Officials say Gulch Fire had the potential to be the worst in decades | PostIndependent.com

Officials say Gulch Fire had the potential to be the worst in decades

Caddie Nath
Summit Daily News
Glenwood Springs, CO Colorado
Summit Daily/Mark Fox
Mark Fox | Summit Daily News

The thing about Summit County, Lake Dillon fire chief Dave Parmley says, is that a wildland blaze doesn’t have to be big to be devastating.

“We have looked at the potential and we know it exists with the state of the forest,” Parmley said. “It’s not necessarily going to be a fire that is thousands of acres. We can have a fire of less than 50 acres and it can have very serious consequences as far as safety risks that it poses and potential for property loss.”

The 16.6-acre fire that broke out in Keystone Gulch, just west of Keystone Resort June 2 was an all-too-real reminder of that fact. Though it never grew to the size that fires in New Mexico, Arizona or other parts of Colorado have in the last year, the sturdy little blaze sprung up dangerously close to several homes and a popular ski resort weeks ahead of Summit’s typical fire season.

“The lesson learned is that our burn season has been extended,” Lake Dillon deputy chief Jeff Berino said. “July and August used to be the months we worried about. To see this aggressive of a fire this early in the year, it did take us by surprise.”

Summit got lucky, Berino and Parmley said.

The flames started in an area that was already being cleared of dead trees to protect the nearby resort from wildfires and just happened to be near a fire hydrant.

“That was like winning the Powerball right there,” Berino said.

The fire also started during shoulder season when there were few people in the area and late in the afternoon, leaving a short time frame for the fire to spread before sunset, when the wind died down and the humidity increased.

The final lucky break was a team of inmates trained to assist with firefighting efforts on their way through the county heading to another fire in Boulder. The team arrived within an hour to help local agencies with containment efforts.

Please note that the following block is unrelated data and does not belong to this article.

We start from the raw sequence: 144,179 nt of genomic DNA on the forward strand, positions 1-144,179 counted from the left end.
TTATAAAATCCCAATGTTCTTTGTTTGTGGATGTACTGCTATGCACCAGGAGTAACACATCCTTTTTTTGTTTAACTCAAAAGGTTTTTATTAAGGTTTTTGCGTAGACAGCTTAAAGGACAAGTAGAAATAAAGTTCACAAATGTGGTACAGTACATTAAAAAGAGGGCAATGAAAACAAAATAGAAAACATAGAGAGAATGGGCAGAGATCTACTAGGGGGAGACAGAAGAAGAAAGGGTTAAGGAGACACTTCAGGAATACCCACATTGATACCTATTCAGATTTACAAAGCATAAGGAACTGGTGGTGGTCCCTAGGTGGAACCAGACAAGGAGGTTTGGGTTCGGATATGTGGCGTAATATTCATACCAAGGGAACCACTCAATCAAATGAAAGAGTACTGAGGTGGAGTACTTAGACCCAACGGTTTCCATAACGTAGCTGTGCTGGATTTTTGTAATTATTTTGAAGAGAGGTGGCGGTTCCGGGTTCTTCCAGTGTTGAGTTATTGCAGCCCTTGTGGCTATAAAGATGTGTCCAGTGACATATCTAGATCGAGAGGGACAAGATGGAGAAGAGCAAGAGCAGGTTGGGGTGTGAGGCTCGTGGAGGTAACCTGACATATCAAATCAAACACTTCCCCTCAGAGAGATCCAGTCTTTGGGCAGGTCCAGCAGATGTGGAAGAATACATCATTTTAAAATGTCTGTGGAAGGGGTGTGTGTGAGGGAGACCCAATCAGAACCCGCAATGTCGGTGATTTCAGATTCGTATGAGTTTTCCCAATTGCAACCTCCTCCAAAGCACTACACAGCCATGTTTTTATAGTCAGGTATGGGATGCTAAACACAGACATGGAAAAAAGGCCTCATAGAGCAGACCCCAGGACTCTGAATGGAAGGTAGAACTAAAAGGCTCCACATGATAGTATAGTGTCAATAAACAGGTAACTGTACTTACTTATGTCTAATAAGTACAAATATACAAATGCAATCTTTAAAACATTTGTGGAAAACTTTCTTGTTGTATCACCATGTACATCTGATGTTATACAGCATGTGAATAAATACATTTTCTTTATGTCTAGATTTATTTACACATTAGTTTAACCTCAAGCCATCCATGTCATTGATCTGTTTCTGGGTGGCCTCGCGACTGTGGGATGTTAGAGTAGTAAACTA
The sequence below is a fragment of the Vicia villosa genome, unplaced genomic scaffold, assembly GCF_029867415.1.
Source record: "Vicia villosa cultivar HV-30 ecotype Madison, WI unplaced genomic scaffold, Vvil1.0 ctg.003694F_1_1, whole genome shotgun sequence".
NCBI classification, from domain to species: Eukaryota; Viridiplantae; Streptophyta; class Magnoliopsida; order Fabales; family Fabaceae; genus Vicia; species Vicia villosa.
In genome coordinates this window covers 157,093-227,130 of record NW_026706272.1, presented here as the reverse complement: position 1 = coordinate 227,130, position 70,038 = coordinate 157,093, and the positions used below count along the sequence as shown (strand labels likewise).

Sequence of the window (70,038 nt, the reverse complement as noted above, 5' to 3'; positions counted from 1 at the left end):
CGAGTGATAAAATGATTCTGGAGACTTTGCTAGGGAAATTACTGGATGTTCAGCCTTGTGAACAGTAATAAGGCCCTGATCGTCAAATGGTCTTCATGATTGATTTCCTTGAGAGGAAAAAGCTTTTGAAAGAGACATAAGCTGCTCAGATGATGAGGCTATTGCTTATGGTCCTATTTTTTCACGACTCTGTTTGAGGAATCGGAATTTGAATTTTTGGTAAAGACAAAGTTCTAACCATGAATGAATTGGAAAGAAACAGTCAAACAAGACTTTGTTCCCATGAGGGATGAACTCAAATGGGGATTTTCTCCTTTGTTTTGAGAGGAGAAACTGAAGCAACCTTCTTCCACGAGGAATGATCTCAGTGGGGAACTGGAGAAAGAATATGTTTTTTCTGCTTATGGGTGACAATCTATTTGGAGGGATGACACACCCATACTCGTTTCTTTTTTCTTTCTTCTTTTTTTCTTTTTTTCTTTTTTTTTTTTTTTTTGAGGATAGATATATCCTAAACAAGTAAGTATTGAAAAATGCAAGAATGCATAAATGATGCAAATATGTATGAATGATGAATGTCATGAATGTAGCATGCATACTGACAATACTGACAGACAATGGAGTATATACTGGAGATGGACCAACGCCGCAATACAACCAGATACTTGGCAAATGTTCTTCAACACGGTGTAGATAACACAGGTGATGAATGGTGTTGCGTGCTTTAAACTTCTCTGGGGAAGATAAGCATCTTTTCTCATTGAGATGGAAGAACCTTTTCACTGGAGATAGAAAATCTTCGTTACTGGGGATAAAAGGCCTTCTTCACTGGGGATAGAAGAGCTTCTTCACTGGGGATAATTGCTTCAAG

Firefighters were able to keep the flames under control through the first night and on day two, June 3, help arrived. A type 3 Federal incident management team took over and helicopters were brought in to assist with containment efforts. Ultimately, crews dropped tens of thousands of gallons of water on the hillside near Keystone Ranch before finally containing the fire on the afternoon of June 4.

The Gulch Fire announced the arrival of what will likely be a dangerous fire season. The pine beetle epidemic has created hundreds of thousands of acres of dry fuel, and with fewer living trees blocking the sun, smaller vegetation is filling in the forest floor, creating another fire hazard.

“We’ve got kind of a volatile mix out there,” Parmley said. “And I think we’re getting to that stage where everyone has got to have their awareness up when they’re out in the forest.”

The majority of wildland fires result from human activity, officials said, often when sparks from things like engines or poorly extinguished campfires ignite.

Parmley and Berino said they encourage the public to be both careful and prepared by creating defensible space around homes and properties and signing up for the SC alert system.


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